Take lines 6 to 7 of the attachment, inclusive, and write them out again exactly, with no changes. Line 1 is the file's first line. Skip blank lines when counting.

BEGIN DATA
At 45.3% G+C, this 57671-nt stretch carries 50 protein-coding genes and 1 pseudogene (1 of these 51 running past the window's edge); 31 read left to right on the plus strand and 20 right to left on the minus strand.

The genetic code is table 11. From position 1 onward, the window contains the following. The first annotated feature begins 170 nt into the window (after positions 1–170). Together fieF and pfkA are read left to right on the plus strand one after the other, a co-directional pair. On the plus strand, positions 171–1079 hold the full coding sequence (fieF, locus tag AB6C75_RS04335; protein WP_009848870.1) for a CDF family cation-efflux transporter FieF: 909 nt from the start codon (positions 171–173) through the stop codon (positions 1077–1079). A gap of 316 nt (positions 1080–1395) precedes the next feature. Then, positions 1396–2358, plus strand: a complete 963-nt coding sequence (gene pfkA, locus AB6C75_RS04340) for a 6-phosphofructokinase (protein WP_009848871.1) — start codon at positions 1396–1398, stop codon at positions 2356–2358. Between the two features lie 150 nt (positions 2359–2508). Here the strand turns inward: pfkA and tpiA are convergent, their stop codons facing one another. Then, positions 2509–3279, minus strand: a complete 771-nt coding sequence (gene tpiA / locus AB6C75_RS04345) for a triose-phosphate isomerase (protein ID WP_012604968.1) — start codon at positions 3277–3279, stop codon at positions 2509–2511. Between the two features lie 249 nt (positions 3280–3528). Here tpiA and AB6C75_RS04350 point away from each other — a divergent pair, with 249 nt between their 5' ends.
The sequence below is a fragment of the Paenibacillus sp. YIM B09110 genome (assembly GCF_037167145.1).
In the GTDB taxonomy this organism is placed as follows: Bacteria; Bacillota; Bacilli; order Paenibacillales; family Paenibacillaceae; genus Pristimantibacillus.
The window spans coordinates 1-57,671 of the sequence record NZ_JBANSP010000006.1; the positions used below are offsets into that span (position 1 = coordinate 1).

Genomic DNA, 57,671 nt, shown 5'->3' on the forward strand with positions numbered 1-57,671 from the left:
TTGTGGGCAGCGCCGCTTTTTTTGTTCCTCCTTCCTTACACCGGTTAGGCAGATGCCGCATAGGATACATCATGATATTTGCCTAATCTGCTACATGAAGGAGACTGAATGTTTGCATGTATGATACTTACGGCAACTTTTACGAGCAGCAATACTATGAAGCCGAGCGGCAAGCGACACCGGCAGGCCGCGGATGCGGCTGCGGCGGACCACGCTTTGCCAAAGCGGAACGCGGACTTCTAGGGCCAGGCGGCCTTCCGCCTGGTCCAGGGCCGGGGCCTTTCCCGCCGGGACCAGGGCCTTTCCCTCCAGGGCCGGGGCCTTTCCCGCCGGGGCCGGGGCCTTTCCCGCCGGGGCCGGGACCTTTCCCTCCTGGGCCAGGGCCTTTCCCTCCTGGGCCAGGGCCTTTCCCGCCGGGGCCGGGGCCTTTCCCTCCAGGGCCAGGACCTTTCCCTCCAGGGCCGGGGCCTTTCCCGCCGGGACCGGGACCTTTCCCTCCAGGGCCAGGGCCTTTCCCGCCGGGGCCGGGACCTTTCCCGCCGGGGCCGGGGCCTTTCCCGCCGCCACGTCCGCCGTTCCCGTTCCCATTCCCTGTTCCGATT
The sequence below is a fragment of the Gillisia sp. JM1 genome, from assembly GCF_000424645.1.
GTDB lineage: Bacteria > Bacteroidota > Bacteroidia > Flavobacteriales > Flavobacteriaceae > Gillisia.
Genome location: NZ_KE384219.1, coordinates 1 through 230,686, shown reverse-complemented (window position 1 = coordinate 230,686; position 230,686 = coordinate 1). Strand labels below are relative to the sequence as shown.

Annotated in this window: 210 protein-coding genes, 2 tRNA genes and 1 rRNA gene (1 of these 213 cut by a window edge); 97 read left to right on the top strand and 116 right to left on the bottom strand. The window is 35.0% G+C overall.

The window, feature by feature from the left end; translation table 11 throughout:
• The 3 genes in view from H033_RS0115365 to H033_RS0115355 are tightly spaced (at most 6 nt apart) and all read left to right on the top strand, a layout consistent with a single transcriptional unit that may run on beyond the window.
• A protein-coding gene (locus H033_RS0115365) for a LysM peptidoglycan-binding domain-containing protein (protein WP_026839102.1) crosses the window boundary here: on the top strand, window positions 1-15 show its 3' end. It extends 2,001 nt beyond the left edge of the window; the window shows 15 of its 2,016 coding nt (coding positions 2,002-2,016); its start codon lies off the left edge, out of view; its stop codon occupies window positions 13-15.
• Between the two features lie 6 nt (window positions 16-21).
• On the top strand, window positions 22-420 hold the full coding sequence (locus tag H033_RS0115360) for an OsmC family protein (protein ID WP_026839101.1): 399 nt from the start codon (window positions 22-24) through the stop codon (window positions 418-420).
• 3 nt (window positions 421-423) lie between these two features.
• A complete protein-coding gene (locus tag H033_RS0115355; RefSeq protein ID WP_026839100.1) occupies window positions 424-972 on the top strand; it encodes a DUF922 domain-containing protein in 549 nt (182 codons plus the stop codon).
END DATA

Genomic DNA, 57,671 nt, shown 5'->3' on the forward strand with positions numbered 1-57,671 from the left:
TTGTGGGCAGCGCCGCTTTTTTTGTTCCTCCTTCCTTACACCGGTTAGGCAGATGCCGCATAGGATACATCATGATATTTGCCTAATCTGCTACATGAAGGAGACTGAATGTTTGCATGTATGATACTTACGGCAACTTTTACGAGCAGCAATACTATGAAGCCGAGCGGCAAGCGACACCGGCAGGCCGCGGATGCGGCTGCGGCGGACCACGCTTTGCCAAAGCGGAACGCGGACTTCTAGGGCCAGGCGGCCTTCCGCCTGGTCCAGGGCCGGGGCCTTTCCCGCCGGGACCAGGGCCTTTCCCTCCAGGGCCGGGGCCTTTCCCGCCGGGGCCGGGGCCTTTCCCGCCGGGGCCGGGACCTTTCCCTCCTGGGCCAGGGCCTTTCCCTCCTGGGCCAGGGCCTTTCCCGCCGGGGCCGGGGCCTTTCCCTCCAGGGCCAGGACCTTTCCCTCCAGGGCCGGGGCCTTTCCCGCCGGGACCGGGACCTTTCCCTCCAGGGCCAGGGCCTTTCCCGCCGGGGCCGGGACCTTTCCCGCCGGGGCCGGGGCCTTTCCCGCCGCCACGTCCGCCGTTCCCGTTCCCATTCCCTGTTCCGATT